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Al-Qaeda offers $100K bounty for Swedish newspaper editor, cartoonist

The Swedish cartoonist who depicted Islam's prophet Mohammed with the body of a dog has gone into hiding following a death threat from Al-Qaeda in Iraq.

Lars Vilks, who was whisked away by the police when he returned to Sweden from Germany on Sunday, said police have described the threats against him as "very serious." The leader of Al-Qaeda in Iraq, Abu Omar al-Baghdadi, offered $100,000 over the weekend for Vilks's murder. He said the bounty would be upped to $150,000 if Vilks was "slaughtered like a lamb."

Swedish artist Lars Vilks meets the press at the entrance of the national Swedish Television (SVT) headquarters in Stockholm, Sweden. Sweden's prime minister on Sunday appealed for calm following an Al-Qaeda death warrant on two journalists for a cartoon portraying the Prophet Mohammed as a dog and threats to attack top Swedish firms. (AFP/SCANPIX/Henrik Montgomery)

"I can't live here," Vilks told Reuters by phone. "SAPO (Sweden's security service) have judged that it (the threat) is very serious." He was allowed to go home and collect some things but it may be a long time before he is able to return again, he said.

"We have a real problem here," Vilks told the Associated Press (AP) by telephone. "We can only hope that Muslims in Europe and in the Western world choose to distance themselves from this and support the idea of freedom of expression."

Ulf Johansson, editor in chief of Nerikes Allehanda, said he took the bounty "more seriously" than other threats he had received. "This is more explicit. It's not every day somebody puts a price on your head." Johansson said he had contacted the police and that they had already started work on the threat.

In an audiotape posted on the Internet, Baghdadi offered a lower bounty ($50,000) for the death of the editor of daily Nerikes Allehanda, which published the drawing last month in what it called a defence of free speech. Top Swedish firms such as truck maker Volvo, mobile network builder Ericsson and retailer Ikea were also threatened unless an apology was forthcoming for the drawing.

Liberals protest with their mouths symbolically gagged outside the editorial office of the local newspaper 'Nerikes Allehanda' in Orebro August 31, 2007, against Iranian and Pakistani demands for the Swedish government to intervene. The daily 'Nerikes Allehanda' published a drawing by Swedish artist Lars Vilks depicting the head of the Muslim prophet Mohammed on the body of a dog last month, prompting the Iranian and Pakistani government to summon Sweden's charge d'affaires to object to what they called a disrespectful drawing. (Reuters/Fredrik Sandberg/Scanpix)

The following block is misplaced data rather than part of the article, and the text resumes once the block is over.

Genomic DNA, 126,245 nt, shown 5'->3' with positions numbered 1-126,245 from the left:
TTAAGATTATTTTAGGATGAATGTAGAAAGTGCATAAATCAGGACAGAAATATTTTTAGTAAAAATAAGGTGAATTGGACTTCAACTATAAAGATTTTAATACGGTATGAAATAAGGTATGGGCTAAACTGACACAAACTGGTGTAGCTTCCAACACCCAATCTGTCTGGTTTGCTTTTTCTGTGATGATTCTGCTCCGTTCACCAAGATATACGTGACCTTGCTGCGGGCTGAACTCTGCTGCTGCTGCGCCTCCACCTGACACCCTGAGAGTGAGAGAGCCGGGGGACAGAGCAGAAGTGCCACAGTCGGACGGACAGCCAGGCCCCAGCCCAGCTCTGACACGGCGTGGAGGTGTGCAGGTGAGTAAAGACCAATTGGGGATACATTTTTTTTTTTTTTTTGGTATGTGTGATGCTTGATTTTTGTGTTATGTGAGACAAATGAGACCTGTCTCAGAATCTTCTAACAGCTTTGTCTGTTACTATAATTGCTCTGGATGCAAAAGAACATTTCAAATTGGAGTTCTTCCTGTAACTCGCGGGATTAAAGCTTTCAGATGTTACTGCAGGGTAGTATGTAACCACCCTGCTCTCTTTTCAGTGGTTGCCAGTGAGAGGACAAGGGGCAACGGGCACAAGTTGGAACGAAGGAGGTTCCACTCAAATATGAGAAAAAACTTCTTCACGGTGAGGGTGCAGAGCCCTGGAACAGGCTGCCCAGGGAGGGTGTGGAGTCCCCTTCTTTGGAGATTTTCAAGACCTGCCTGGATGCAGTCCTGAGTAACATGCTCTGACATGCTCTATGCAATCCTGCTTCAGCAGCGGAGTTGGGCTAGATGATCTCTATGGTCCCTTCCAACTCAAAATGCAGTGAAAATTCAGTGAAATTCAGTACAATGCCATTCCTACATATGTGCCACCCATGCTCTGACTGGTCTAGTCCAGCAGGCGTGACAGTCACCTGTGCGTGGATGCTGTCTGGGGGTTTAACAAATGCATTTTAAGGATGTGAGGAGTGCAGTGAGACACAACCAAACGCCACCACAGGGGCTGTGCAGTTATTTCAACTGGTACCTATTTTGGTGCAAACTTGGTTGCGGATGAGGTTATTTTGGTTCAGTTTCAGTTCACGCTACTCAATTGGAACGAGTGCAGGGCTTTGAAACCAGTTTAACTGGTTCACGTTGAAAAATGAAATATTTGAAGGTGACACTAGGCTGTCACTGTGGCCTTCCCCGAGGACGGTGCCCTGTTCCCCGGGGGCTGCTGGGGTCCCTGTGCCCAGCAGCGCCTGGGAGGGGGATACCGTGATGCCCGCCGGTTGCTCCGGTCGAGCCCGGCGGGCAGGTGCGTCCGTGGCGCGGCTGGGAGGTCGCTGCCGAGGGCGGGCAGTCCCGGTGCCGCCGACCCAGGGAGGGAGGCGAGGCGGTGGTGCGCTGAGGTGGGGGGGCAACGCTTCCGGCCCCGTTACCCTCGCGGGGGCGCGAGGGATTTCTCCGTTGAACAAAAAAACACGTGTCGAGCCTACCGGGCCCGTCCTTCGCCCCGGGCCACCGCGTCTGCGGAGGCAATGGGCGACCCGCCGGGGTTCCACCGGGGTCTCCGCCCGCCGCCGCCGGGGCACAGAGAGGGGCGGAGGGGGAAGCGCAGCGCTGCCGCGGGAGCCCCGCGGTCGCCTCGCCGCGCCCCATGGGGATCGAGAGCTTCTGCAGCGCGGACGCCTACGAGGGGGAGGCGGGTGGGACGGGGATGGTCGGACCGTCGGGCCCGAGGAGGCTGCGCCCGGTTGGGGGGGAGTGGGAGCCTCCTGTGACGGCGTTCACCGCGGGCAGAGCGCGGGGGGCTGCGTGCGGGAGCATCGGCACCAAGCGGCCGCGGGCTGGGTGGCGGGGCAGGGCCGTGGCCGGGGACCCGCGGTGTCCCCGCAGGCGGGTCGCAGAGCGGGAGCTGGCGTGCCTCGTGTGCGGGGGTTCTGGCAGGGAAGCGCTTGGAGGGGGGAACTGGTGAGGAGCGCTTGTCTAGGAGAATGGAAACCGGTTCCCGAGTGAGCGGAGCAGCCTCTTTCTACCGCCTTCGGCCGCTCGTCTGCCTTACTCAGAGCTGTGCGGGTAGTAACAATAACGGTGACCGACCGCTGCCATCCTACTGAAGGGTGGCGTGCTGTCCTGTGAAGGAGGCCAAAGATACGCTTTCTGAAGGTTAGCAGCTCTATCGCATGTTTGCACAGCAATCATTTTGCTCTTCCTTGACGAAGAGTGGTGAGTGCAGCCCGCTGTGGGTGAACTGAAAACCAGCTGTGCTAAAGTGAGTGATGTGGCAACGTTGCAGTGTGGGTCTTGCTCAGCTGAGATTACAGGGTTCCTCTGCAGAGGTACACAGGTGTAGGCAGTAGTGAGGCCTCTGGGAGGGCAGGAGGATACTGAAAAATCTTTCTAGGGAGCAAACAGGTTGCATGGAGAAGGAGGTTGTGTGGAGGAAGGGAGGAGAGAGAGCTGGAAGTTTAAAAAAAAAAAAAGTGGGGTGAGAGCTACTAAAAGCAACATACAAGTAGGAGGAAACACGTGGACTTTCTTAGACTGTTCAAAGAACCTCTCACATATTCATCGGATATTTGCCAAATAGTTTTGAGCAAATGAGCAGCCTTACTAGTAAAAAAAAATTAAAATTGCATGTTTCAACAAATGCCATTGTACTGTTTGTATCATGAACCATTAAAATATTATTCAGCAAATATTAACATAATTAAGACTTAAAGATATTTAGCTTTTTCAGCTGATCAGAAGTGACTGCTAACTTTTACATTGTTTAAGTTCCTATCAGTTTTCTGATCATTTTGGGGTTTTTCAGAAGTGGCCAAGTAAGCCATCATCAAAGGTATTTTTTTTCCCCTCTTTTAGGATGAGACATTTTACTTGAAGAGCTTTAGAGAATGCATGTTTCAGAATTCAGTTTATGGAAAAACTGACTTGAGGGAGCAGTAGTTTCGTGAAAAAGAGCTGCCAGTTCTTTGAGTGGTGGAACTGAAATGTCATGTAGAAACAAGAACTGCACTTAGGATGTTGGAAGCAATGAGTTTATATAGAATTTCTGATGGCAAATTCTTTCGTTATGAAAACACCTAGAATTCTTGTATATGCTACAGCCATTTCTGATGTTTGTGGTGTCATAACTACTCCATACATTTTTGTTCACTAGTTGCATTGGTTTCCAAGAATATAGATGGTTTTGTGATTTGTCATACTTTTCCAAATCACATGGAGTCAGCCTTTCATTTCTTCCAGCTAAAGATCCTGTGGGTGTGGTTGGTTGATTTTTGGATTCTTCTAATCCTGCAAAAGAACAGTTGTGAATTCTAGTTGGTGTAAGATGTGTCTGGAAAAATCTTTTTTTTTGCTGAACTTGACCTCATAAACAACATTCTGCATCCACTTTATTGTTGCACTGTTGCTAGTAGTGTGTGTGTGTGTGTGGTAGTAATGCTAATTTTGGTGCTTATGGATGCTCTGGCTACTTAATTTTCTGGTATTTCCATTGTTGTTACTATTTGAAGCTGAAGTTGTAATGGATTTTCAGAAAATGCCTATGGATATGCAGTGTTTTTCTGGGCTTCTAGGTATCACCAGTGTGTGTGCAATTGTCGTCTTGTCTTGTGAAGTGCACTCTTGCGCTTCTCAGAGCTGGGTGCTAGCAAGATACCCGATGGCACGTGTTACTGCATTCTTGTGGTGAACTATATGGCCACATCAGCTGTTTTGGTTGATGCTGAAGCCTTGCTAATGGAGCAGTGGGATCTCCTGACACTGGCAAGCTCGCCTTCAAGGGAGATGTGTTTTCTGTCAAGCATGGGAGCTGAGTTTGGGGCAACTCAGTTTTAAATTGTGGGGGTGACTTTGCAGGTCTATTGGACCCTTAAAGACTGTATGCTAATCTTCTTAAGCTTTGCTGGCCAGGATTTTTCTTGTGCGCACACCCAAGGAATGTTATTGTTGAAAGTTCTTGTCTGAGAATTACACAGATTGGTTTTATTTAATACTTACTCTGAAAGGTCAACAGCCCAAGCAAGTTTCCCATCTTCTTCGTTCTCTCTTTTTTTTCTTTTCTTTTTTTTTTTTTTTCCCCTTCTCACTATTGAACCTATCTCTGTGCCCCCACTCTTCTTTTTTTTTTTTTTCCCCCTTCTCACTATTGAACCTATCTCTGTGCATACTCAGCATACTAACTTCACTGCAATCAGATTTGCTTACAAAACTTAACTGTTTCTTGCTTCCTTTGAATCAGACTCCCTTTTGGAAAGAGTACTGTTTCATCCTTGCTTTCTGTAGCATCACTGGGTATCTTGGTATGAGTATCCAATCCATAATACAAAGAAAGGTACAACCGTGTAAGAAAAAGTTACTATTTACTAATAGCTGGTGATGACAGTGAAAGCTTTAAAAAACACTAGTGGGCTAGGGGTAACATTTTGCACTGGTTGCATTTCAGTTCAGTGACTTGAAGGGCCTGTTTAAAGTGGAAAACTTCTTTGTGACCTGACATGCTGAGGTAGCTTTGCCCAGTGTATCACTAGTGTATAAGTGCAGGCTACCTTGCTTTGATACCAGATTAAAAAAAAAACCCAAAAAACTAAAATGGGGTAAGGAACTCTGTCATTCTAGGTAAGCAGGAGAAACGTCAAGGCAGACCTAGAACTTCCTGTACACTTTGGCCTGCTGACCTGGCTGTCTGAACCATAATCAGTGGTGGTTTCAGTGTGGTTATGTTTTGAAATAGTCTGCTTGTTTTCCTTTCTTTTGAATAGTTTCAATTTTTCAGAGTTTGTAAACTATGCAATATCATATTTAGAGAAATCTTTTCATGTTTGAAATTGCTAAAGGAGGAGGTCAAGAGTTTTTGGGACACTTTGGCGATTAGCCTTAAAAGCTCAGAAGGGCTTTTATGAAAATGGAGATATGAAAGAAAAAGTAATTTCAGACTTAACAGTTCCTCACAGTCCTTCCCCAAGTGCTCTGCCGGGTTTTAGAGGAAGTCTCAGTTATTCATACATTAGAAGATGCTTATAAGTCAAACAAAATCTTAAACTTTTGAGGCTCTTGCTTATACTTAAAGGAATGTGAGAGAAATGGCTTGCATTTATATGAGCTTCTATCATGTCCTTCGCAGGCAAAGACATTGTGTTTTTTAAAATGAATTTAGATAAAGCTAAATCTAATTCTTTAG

Several countries, along with Swedish Muslims, have strongly criticised the cartoon. Swedish prime minister Fredrik Reinfeldt apologised for any offence caused but declared his support for freedom of expression. Reinfeldt on Sunday sought to defuse tensions and urged "reflection" after talks with local Islamic leaders.

"We are appealing for calm, we are appealing for reflection, we reject these calls to violence and we reject any attempts to aggravate the situation," the conservative leader told the domestic TT news agency. He underscored Sweden's commitment to freedom of speech and expression — echoing the local media on Sunday which solidly backed the two embattled journalists.

"We live in a country where freedom of expression is not dictated by fundamentalists, nor by governments," wrote Dagens Nyheter chief editor Thorbjoern Larsson in an editorial. "Dagens Nyheter has already published the cartoon. To me, publishing it was the obvious thing to do."

The cartoon featuring the Prophet Mohammed's head on a dog's body was originally published in Nerikes Allehanda on August 18 and immediately provoked protests by Muslims in the western town of Oerebro, where the paper is based. Islam considers idolatry blasphemous and the depiction of Mohammed in any pictorial form is strictly forbidden.

Pakistani protesters shout anti-Swedish slogans during a protest in Lahore August 31, 2007. A leading Swedish newspaper earlier this month said the country would not apologise for the recent publication of a prophet Mohammed cartoon which has inflamed devout Muslims around the world. (AFP/File/Arif Ali)

The Svenska Dagbladet daily urged Swedes to defend their right to free speech. "Freedom of expression is not a privilege for the media companies and journalists but a guarantee that citizens can have different impressions, numerous sources of information and inspiration as well as the possibility to draw their own conclusions."

“Freedom to draw cartoons cannot be taken away by such barbaric fundamentalism,” Reporters sans Frontières (RSF) said. “Making death threats to the author of a cartoon by promising people a reward if they kill them is a shocking lack of humanity that must be soundly condemned.”

“The Swedish authorities and Muslim organisations in Sweden have done everything to calm the situation and head off a major crisis of the kind that erupted after publication of cartoons of the prophet Mohammed in Denmark in September 2005,” it said. “Those making the threats now are pouring oil on the fire. We give Vilks and the editor our total support and call on everyone who stands for freeedom of expression to do the same.”

The World Association of Newspapers (WAN) has condemned the death threats and expressed support for the Swedish publishing community. "While appreciating that the publication of the drawing may have caused offence to many Muslims, WAN emphasises that the Nerikes Allehanda enjoys full freedom of expression and that a choice to publish the drawing falls within that right and should be duly respected," the Paris-based WAN said.

Date posted: September 18, 2007 Last modified: May 23, 2018 Total views: 18275